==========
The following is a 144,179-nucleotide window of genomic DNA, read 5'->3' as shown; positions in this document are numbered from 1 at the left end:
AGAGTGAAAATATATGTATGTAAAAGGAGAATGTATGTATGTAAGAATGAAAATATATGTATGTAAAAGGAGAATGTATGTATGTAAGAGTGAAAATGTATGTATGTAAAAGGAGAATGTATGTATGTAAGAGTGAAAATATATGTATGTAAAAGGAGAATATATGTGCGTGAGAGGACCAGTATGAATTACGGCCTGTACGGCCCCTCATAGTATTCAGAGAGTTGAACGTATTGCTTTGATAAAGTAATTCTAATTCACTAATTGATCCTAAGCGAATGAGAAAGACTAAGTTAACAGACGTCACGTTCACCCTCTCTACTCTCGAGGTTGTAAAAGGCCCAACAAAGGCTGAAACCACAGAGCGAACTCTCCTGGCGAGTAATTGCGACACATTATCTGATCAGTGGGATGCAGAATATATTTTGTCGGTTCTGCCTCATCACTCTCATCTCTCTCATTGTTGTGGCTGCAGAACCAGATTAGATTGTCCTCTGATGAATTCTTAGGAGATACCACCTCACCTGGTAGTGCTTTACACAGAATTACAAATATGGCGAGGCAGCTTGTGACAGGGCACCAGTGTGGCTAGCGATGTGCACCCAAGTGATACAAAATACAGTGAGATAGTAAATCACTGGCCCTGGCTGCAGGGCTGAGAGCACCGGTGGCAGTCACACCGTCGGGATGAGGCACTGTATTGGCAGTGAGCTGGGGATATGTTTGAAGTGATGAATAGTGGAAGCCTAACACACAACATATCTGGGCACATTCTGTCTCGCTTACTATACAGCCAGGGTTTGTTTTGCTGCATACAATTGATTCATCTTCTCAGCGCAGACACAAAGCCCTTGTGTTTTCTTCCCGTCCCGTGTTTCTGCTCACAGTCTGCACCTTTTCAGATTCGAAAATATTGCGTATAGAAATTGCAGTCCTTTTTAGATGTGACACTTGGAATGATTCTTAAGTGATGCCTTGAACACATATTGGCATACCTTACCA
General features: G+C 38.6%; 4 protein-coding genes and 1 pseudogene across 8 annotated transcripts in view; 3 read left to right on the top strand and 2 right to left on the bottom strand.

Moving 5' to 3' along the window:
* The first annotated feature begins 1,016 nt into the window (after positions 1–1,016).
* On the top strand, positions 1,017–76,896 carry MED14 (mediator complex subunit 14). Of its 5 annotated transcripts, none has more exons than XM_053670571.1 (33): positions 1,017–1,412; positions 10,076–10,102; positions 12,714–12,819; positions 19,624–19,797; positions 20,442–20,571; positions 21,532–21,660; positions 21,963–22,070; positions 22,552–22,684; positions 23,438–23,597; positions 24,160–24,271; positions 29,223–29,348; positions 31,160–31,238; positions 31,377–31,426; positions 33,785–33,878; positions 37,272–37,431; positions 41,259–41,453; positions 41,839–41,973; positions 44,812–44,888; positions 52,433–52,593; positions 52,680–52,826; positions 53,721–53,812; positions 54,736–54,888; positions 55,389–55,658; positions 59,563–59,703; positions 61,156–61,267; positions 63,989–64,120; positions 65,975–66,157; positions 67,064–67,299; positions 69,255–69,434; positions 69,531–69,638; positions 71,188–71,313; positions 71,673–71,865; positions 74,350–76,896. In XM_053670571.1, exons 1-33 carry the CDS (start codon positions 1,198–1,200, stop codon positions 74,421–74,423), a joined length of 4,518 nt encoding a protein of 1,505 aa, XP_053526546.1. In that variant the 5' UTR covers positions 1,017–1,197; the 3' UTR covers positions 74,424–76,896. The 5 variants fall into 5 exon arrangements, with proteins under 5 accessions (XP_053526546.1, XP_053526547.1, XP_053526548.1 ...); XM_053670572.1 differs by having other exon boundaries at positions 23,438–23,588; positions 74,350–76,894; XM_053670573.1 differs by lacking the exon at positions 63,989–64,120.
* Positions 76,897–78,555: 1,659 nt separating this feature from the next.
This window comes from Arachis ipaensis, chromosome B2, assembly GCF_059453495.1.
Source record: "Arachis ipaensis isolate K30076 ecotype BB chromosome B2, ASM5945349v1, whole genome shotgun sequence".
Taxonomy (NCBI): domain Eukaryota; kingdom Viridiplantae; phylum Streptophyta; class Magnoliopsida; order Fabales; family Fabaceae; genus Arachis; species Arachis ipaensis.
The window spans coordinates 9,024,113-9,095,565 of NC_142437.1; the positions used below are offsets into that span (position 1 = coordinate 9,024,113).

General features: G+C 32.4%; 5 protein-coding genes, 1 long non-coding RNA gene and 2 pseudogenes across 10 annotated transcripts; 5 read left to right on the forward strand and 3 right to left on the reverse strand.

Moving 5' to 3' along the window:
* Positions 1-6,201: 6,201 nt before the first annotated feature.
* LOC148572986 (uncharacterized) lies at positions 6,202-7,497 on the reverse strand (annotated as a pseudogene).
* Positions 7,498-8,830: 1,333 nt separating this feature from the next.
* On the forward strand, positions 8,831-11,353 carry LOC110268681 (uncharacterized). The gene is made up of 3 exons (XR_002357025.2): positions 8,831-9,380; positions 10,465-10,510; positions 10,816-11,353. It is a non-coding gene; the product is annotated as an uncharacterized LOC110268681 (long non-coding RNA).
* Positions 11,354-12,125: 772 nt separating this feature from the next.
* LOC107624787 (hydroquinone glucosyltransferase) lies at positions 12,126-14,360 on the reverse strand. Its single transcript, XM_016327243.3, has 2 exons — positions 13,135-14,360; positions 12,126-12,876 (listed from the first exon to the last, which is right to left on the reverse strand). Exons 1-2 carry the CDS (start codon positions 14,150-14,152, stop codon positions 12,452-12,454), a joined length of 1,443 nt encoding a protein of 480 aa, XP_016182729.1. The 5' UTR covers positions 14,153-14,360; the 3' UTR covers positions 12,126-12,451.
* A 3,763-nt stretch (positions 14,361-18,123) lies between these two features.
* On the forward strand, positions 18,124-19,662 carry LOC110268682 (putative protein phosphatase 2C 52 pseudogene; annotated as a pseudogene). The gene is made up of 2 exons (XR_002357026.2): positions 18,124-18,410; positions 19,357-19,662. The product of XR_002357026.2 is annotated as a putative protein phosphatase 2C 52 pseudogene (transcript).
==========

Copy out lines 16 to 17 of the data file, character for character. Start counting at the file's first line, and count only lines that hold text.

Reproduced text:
* Positions 7,498-8,830: 1,333 nt separating this feature from the next.
* On the forward strand, positions 8,831-11,353 carry LOC110268681 (uncharacterized). The gene is made up of 3 exons (XR_002357025.2): positions 8,831-9,380; positions 10,465-10,510; positions 10,816-11,353. It is a non-coding gene; the product is annotated as an uncharacterized LOC110268681 (long non-coding RNA).